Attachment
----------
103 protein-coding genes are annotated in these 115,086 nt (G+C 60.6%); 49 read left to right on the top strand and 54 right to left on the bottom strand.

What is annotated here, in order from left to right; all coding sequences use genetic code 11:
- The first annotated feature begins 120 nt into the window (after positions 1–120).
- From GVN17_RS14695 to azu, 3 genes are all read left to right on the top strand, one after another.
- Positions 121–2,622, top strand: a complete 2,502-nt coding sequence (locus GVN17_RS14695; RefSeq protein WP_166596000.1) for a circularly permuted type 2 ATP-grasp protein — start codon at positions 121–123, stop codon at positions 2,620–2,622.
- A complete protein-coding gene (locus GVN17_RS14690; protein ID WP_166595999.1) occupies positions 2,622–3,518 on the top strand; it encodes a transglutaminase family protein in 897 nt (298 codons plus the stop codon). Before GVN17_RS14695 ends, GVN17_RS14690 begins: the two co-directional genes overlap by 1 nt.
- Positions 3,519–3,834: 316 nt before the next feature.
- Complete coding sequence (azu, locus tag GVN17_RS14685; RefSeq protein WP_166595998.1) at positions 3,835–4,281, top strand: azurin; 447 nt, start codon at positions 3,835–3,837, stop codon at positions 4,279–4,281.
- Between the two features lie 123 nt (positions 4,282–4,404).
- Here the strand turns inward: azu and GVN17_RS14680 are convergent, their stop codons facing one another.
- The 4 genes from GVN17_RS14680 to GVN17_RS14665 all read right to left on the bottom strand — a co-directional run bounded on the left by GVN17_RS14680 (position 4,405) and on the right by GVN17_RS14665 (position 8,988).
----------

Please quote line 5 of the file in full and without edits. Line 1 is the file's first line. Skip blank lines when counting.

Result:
- Positions 121–2,622, top strand: a complete 2,502-nt coding sequence (locus GVN17_RS14695; RefSeq protein WP_166596000.1) for a circularly permuted type 2 ATP-grasp protein — start codon at positions 121–123, stop codon at positions 2,620–2,622.